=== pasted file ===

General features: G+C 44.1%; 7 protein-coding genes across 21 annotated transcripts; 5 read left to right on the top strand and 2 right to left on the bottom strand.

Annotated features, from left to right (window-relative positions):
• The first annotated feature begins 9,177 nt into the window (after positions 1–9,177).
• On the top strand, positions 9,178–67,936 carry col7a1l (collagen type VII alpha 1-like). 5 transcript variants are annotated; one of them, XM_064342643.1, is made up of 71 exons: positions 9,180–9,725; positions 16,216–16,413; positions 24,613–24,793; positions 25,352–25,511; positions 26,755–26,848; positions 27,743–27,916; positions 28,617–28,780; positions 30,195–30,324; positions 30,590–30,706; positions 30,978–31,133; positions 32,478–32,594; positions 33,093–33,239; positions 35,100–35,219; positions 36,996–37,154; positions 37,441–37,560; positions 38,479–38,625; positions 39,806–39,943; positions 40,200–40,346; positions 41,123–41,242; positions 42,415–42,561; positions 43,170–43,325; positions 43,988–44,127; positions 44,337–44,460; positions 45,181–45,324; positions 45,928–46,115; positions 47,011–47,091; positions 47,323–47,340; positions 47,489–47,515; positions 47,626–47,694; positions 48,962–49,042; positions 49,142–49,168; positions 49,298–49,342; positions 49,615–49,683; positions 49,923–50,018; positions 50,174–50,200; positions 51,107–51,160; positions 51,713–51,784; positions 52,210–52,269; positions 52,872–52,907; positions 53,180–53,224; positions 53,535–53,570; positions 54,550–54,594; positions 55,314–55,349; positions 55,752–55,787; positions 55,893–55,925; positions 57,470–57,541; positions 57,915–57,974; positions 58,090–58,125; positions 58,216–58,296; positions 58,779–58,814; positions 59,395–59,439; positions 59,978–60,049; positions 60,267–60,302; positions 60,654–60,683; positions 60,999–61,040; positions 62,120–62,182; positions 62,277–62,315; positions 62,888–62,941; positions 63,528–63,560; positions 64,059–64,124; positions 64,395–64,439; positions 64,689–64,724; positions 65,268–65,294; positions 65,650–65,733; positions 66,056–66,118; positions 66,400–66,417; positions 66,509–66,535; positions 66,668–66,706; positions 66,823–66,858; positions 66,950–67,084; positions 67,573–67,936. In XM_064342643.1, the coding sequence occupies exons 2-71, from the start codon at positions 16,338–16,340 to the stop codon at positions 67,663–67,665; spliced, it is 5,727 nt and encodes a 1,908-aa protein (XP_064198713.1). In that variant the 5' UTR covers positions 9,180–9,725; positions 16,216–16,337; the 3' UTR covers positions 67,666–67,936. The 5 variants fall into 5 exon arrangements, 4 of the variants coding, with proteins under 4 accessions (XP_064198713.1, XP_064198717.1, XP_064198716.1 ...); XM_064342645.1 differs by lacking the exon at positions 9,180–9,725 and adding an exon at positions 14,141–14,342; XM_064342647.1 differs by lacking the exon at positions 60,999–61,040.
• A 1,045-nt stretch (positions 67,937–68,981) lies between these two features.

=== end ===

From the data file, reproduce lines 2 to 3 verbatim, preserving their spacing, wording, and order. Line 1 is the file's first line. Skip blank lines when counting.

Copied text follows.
Annotated features, from left to right (window-relative positions):
• The first annotated feature begins 9,177 nt into the window (after positions 1–9,177).